Incidents of anti-social behaviour have reduced in the St Teresa's Garden area of Dublin since a youth service was rolled out there four years ago. Future funding of the programme is to be decided in the coming weeks.
As well as anti-social behaviour, the area is a part of the capital that has seen drug-related crime.
Four years ago a youth project, Targeted Response with Youth (TRY), was set up around the St Teresa's Gardens and Donore Avenue area, to deter young people from getting involved in criminality.
"When we first came around here, there were lots of people congregating in gangs," said Karl Ducque, a TRY outreach worker.
Karl himself has had run-ins with the law when he was young. He says his own experiences have helped him break down the barriers with the youth of the area in ways that more "traditional" youth workers perhaps could not.
"One of the biggest assets I use is my own experiences growing up in the North Inner City, being able to relate to me, my own troubles, having similar life experiences to these young people engaged in anti-social behaviour, criminality, taking drugs." He says.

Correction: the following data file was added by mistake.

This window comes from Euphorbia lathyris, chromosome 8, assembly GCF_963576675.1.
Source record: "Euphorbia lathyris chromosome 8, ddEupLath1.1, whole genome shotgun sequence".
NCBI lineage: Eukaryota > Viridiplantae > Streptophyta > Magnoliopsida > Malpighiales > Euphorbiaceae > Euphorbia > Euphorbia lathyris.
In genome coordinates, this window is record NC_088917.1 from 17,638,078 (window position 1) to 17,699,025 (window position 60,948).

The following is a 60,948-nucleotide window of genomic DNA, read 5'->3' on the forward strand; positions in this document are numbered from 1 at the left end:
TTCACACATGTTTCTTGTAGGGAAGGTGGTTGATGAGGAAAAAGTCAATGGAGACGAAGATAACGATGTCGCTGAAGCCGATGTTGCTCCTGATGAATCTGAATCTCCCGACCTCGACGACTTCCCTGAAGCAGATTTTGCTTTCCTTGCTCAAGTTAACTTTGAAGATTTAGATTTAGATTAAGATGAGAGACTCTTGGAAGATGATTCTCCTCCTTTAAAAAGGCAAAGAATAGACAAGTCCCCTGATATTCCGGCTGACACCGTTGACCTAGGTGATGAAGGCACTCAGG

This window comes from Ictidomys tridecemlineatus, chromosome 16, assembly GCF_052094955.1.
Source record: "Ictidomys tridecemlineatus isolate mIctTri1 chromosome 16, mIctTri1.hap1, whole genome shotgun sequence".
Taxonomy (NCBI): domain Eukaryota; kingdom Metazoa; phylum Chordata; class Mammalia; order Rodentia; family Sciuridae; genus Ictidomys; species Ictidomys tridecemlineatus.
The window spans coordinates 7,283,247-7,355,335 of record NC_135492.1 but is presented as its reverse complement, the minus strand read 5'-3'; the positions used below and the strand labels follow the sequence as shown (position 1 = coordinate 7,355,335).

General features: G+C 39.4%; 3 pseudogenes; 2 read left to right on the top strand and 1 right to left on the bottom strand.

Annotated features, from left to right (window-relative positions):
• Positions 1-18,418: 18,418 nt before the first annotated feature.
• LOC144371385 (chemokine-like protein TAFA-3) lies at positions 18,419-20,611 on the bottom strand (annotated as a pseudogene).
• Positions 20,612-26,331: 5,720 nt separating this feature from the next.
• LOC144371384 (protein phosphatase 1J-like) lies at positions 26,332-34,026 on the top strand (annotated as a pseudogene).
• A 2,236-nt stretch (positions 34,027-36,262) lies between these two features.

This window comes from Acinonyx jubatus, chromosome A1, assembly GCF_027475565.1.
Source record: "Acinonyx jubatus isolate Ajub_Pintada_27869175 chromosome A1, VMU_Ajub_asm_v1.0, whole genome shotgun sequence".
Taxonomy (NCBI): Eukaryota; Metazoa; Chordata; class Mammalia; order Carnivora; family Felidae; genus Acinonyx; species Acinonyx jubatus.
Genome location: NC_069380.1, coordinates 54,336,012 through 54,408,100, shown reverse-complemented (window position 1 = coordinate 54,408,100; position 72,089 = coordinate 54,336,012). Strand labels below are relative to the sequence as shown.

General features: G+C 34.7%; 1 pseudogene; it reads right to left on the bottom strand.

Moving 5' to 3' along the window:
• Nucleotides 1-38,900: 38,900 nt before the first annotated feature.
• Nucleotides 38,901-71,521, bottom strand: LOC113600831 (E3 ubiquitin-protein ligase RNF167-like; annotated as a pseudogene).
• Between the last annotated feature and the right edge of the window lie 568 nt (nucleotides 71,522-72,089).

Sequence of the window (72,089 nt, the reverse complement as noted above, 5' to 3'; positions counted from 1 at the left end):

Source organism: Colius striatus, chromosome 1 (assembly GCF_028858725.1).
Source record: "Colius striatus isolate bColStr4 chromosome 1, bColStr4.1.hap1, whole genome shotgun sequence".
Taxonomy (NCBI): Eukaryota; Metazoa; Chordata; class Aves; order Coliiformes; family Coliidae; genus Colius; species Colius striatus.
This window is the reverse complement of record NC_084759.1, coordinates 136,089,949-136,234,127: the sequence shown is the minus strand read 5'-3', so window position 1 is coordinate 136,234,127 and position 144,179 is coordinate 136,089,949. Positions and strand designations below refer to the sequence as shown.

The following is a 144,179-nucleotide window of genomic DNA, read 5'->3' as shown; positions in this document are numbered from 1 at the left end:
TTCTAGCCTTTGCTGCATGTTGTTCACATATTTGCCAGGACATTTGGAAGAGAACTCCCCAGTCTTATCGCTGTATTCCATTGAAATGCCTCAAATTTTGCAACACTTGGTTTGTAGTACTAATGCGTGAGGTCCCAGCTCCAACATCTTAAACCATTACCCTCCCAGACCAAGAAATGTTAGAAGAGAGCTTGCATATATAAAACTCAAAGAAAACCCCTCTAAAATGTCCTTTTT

The work seems to be paying off. An evaluation report commissioned by the project says that anti-social behaviour is down in the area.
It also highlights a total of 39 young people who have achieved "positive outcomes" as a result of engaging with TRY.
One of those helped is 'Stephen'. He does not want to be identified, but credits the project with turning his life around.
"Bit of chaos," he says, "I didn't know what path I wanted to take in life or what I wanted to do."
"They gave me a path and platform to go on and they told me I was better than I was making myself out to be. They gave me opportunities to change and encouragement," he says.
Stephen now wants to get into youth work himself and help others in the area.
However, those who run the project are concerned.
Ferghal Connolly, from the Donore Community Drug and Alcohol Team which manages the TRY project, says funding - most of which comes from the Sláintecare Integration Fund - runs out in June.
He wants to expand the project into other areas, but says funding must first be secured.
"This project urgently needs to be supported for at least three to five years, and not left hanging," he said.
This evening, the Department of Health said future funding of the TRY programme will be decided in the coming weeks.